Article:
#TTWIB Travels in May: Reading Russia

15 May

Reading Russia

This month Becca of I’m Lost in Books is hosting a free-choice reading event of books set in Russia. I have a couple of books in mind for this:

Everyday Saints cover (Russia)

Everyday Saints and Other Stories by Archimandrite Tikhon Shevkunov is rather like a “Chicken Soup for the Russian Orthodox Soul,” to make a homely comparison. The author describes his awakening of faith and entry into the Pskov Caves Monastery in Pechory, near the Estonian border.


I learned of this book from a review by Emma of Words and Peace.  It was reportedly a bestseller in Russia, with over a million copies sold worldwide.  The personal warmth and frankness of its author have surely been a big part of its success. He tells us that, although he and his friends were reasonably happy young men with promising careers, something strange and wonderful drew them to monastic life: “for each of us, a new world had suddenly opened up, incomparable in its beauty.” He attempts to share this beauty as it manifests in daily life, through his gift for storytelling. Understanding the beauty of this Orthodox way of life is one essential to understanding the foundations of Russian culture, especially relevant since the fall of the Soviet system.

I hope to read Everyday Saints during the remainder of May, but I wanted to mention another Russian book, Vasily Grossman’s Life and Fate.


In scope and importance, this World War II novel has been compared to War and Peace. At nearly 900 pages, this will take me a while, but I’d like to make a start on it in May during our Read Russia event.

In a much lighter vein, I’d like to recommend Rosalind Laker’s charming historical novel, To Dream of Snow, in which a Parisian seamstress travels to the court of the Empress Elisabeth to embroider the elaborate gowns of the monarch and her daughter-in-law Catherine–the future Catherine the Great (for more details, see my review).

To Dream of Snow

Finally, if you haven’t read Anna Karenina yet, there are so many good translations available now. I first read the older one by Constance Garnett; it has its critics these days, but it certainly won me over (and it is free on Kindle). I like the Louise and Aylmer Maude translation in the Dover Thrift Edition, and their version was used for the movie tie-in edition to Joe Wright’s brilliant (but underrated) film.


Another Russian classic is One Day in the Life of Ivan Denisovich by Aleksandr Solzhensitsyn (trans. H. T. Willetts). Here’s a recent paperback edition.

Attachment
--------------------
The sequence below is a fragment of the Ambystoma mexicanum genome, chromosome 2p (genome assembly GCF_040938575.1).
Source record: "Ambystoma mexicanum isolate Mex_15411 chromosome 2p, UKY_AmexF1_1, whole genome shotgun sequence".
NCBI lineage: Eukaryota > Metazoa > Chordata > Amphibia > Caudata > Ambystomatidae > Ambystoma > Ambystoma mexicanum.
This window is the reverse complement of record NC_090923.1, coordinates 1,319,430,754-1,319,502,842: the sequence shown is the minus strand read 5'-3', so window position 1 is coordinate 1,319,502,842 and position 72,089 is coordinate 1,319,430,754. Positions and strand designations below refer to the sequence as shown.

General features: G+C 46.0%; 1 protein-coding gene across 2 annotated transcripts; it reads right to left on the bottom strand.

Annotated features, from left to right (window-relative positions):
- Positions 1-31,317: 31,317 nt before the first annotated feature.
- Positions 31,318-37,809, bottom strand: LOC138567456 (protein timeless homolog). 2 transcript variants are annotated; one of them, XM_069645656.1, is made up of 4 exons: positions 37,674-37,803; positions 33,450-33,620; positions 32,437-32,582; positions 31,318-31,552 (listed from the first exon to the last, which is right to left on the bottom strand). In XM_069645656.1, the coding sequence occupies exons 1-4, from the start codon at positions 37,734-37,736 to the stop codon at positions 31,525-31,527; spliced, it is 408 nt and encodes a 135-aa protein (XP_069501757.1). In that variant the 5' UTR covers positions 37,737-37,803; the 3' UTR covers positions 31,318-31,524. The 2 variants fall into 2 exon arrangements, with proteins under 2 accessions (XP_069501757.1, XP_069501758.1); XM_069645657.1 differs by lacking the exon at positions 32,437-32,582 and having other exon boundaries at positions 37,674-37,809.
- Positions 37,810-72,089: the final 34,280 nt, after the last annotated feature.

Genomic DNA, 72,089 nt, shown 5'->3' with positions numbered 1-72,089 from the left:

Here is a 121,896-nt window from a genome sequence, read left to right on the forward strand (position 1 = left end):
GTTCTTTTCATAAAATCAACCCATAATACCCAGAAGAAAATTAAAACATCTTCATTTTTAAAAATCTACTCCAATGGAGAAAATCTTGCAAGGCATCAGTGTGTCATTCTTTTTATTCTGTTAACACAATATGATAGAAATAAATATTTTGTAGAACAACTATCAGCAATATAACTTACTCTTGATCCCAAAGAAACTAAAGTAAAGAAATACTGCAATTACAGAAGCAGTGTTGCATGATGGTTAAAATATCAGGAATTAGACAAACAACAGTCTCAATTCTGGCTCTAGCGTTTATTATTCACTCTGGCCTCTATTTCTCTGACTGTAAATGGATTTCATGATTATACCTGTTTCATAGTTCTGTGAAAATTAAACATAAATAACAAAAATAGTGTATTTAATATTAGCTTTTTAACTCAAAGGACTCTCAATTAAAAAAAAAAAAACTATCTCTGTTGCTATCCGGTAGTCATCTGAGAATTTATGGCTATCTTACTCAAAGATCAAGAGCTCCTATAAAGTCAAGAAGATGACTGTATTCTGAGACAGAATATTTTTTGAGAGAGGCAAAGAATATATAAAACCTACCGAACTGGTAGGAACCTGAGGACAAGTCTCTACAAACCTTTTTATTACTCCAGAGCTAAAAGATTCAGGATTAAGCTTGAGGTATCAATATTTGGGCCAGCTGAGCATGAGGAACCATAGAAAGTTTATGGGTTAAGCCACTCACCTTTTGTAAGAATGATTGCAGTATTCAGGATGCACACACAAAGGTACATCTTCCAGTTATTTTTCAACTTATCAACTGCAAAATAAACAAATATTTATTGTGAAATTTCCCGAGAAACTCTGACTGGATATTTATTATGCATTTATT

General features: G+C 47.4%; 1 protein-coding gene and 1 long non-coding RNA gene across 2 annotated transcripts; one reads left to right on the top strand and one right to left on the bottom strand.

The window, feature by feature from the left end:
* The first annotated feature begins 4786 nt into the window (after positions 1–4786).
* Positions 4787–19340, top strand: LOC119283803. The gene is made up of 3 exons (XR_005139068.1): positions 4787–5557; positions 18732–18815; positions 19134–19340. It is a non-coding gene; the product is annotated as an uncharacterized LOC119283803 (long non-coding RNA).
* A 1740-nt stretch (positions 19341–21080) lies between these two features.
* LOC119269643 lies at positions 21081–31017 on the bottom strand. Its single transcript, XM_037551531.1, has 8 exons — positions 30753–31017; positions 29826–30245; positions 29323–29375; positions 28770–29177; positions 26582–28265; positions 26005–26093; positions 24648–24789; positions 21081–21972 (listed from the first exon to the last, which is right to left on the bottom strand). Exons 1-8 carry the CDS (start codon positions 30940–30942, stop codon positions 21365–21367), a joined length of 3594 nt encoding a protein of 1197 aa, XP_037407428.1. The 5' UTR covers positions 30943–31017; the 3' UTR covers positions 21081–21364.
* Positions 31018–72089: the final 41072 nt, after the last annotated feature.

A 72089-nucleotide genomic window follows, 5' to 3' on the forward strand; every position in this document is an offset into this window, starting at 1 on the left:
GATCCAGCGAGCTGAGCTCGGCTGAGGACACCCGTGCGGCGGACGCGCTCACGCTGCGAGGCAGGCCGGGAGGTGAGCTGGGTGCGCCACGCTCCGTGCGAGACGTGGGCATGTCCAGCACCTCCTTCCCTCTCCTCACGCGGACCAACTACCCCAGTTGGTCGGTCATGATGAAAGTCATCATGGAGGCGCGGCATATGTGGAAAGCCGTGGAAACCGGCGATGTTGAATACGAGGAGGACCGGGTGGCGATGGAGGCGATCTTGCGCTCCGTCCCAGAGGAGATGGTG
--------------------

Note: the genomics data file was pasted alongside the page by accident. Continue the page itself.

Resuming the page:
I hope some of these ideas are helpful; likewise, I hope to get some new ideas of mysteries, historicals, and contemporary fiction set in Russia, from other readers!

5 Responses to “#TTWIB Travels in May: Reading Russia”

  1. Sharon @ Faith Hope & Cherrytea May 15, 2016 at 8:39 am #

    A fantastic post, Lucy, with unique book intros. I had been going by the goodreads #TTWIB May being open choice and had focused on Italy. So this is a great surprise. My mystery suspense thriller to add to your reading list is Noel Hynd’s series opener, “Conspiracy in Kiev”. Hold your breath tension – repreatedly. I look forward to a further 2 novels in the series – Midnight in Madrid and Countdown in Cairo.
    And would invite you to consider adding yours to the annual European Reading Challenge at Rose City Reader. Inspiring choices.
    Thanks, Lucy, and happy reading times!

    • Lucy Pollard-Gott May 16, 2016 at 12:04 am #

      Thanks so much, Sharon! “Conspiracy in Kiev” sounds like a great suggestion for this month, especially with your high praise. Glad to learn of this around-the-world mystery series by Hynds. And I will check out the challenge at Rose City Reader–thanks!
      When it came time to vote on the country for May’s reading, I was torn between Italy and Russia myself. What have you been reading set in Italy?

  2. WordsAndPeace May 15, 2016 at 11:44 am #

    wow thanks for mentioning the Orthodox book, something bloggers rarely hear about. I would highly recommend another one, that I read for the IFFP last year, by an author who is getting more and more noticed: https://wordsandpeace.com/2015/03/30/iffp-2015-review-the-dead-lake/

    • Lucy Pollard-Gott May 16, 2016 at 12:15 am #

      Yes, I’ve been wanting to read Tikhon’s memoir for a while, and now I’ve actually begun it!
      And thank you for the book recommendation of The Dead Lake. The ‘Verdict’ from your review–“Dramatic short novel haunting in its juxtaposition of beauty and sadness”–was striking, and it is quite an achievement to transmute such grim historical reality into an artistic narrative.

  3. Isi May 18, 2016 at 2:30 pm #

    Hi Lucy! Russia is a country almost unknown to me regarding literature (and other aspects, of course). I also have Life and fate, and I wanted to read it, but I’ll wait a little, because my exams start in a few days and I have no time.
    Perhaps in the summer…
    Anyway, I’m looking forward to knowing what you think after reading it.

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